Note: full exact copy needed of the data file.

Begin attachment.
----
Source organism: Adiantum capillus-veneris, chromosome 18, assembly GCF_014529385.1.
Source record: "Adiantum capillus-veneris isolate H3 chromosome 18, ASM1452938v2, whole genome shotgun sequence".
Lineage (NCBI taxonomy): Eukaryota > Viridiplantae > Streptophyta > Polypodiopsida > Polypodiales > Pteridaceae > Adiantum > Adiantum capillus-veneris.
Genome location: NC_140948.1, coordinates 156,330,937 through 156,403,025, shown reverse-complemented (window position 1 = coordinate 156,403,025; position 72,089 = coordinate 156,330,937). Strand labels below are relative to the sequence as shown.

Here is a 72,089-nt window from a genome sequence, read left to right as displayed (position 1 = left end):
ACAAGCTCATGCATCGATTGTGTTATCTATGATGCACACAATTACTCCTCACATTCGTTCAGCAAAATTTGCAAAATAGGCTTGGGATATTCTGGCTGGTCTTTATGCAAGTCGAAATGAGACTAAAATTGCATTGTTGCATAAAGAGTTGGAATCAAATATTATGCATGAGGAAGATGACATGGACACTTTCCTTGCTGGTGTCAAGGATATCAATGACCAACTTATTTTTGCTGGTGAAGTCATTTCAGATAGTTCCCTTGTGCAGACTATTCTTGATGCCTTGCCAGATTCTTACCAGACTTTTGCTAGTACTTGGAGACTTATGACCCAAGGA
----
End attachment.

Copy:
Source organism: Adiantum capillus-veneris, chromosome 18, assembly GCF_014529385.1.
Source record: "Adiantum capillus-veneris isolate H3 chromosome 18, ASM1452938v2, whole genome shotgun sequence".
Lineage (NCBI taxonomy): Eukaryota > Viridiplantae > Streptophyta > Polypodiopsida > Polypodiales > Pteridaceae > Adiantum > Adiantum capillus-veneris.
Genome location: NC_140948.1, coordinates 156,330,937 through 156,403,025, shown reverse-complemented (window position 1 = coordinate 156,403,025; position 72,089 = coordinate 156,330,937). Strand labels below are relative to the sequence as shown.

Here is a 72,089-nt window from a genome sequence, read left to right as displayed (position 1 = left end):
ACAAGCTCATGCATCGATTGTGTTATCTATGATGCACACAATTACTCCTCACATTCGTTCAGCAAAATTTGCAAAATAGGCTTGGGATATTCTGGCTGGTCTTTATGCAAGTCGAAATGAGACTAAAATTGCATTGTTGCATAAAGAGTTGGAATCAAATATTATGCATGAGGAAGATGACATGGACACTTTCCTTGCTGGTGTCAAGGATATCAATGACCAACTTATTTTTGCTGGTGAAGTCATTTCAGATAGTTCCCTTGTGCAGACTATTCTTGATGCCTTGCCAGATTCTTACCAGACTTTTGCTAGTACTTGGAGACTTATGACCCAAGGA